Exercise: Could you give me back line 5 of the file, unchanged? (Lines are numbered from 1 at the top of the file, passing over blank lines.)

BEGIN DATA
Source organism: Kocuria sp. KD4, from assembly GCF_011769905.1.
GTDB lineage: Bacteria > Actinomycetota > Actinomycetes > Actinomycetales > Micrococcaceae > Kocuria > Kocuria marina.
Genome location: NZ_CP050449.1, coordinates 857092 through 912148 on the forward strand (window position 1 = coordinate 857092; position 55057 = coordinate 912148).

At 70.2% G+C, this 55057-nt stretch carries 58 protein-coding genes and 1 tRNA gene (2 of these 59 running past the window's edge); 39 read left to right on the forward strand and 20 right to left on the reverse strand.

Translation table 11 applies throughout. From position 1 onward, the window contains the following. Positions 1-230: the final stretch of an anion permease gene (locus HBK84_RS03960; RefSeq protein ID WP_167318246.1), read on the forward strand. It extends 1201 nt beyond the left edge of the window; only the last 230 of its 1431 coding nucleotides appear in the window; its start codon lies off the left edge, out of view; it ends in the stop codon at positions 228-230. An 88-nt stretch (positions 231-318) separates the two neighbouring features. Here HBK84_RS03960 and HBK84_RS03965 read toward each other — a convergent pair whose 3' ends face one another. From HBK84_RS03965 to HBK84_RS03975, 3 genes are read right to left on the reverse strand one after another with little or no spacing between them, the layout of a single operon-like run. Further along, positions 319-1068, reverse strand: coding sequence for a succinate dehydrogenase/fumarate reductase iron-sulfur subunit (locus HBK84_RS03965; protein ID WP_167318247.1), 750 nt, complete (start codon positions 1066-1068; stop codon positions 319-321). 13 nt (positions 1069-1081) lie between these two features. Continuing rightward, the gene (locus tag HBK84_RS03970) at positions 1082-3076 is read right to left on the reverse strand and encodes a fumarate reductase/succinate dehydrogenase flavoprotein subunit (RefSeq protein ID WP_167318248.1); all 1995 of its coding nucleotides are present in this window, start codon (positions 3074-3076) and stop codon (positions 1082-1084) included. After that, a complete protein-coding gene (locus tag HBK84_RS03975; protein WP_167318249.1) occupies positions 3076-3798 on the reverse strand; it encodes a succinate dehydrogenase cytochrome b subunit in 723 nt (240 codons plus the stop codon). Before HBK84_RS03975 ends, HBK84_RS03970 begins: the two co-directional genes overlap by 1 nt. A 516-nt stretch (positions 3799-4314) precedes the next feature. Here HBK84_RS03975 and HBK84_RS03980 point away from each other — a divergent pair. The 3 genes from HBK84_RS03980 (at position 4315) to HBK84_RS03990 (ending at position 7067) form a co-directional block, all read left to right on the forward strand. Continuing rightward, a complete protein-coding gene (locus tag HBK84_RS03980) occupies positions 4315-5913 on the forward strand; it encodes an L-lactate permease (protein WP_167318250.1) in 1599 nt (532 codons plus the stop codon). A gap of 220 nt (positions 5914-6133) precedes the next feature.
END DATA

Translation table 11 applies throughout. From position 1 onward, the window contains the following. Positions 1-230: the final stretch of an anion permease gene (locus HBK84_RS03960; RefSeq protein ID WP_167318246.1), read on the forward strand. It extends 1201 nt beyond the left edge of the window; only the last 230 of its 1431 coding nucleotides appear in the window; its start codon lies off the left edge, out of view; it ends in the stop codon at positions 228-230. An 88-nt stretch (positions 231-318) separates the two neighbouring features. Here HBK84_RS03960 and HBK84_RS03965 read toward each other — a convergent pair whose 3' ends face one another. From HBK84_RS03965 to HBK84_RS03975, 3 genes are read right to left on the reverse strand one after another with little or no spacing between them, the layout of a single operon-like run. Further along, positions 319-1068, reverse strand: coding sequence for a succinate dehydrogenase/fumarate reductase iron-sulfur subunit (locus HBK84_RS03965; protein ID WP_167318247.1), 750 nt, complete (start codon positions 1066-1068; stop codon positions 319-321). 13 nt (positions 1069-1081) lie between these two features. Continuing rightward, the gene (locus tag HBK84_RS03970) at positions 1082-3076 is read right to left on the reverse strand and encodes a fumarate reductase/succinate dehydrogenase flavoprotein subunit (RefSeq protein ID WP_167318248.1); all 1995 of its coding nucleotides are present in this window, start codon (positions 3074-3076) and stop codon (positions 1082-1084) included. After that, a complete protein-coding gene (locus tag HBK84_RS03975; protein WP_167318249.1) occupies positions 3076-3798 on the reverse strand; it encodes a succinate dehydrogenase cytochrome b subunit in 723 nt (240 codons plus the stop codon). Before HBK84_RS03975 ends, HBK84_RS03970 begins: the two co-directional genes overlap by 1 nt. A 516-nt stretch (positions 3799-4314) precedes the next feature. Here HBK84_RS03975 and HBK84_RS03980 point away from each other — a divergent pair. The 3 genes from HBK84_RS03980 (at position 4315) to HBK84_RS03990 (ending at position 7067) form a co-directional block, all read left to right on the forward strand. Continuing rightward, a complete protein-coding gene (locus tag HBK84_RS03980) occupies positions 4315-5913 on the forward strand; it encodes an L-lactate permease (protein WP_167318250.1) in 1599 nt (532 codons plus the stop codon). A gap of 220 nt (positions 5914-6133) precedes the next feature.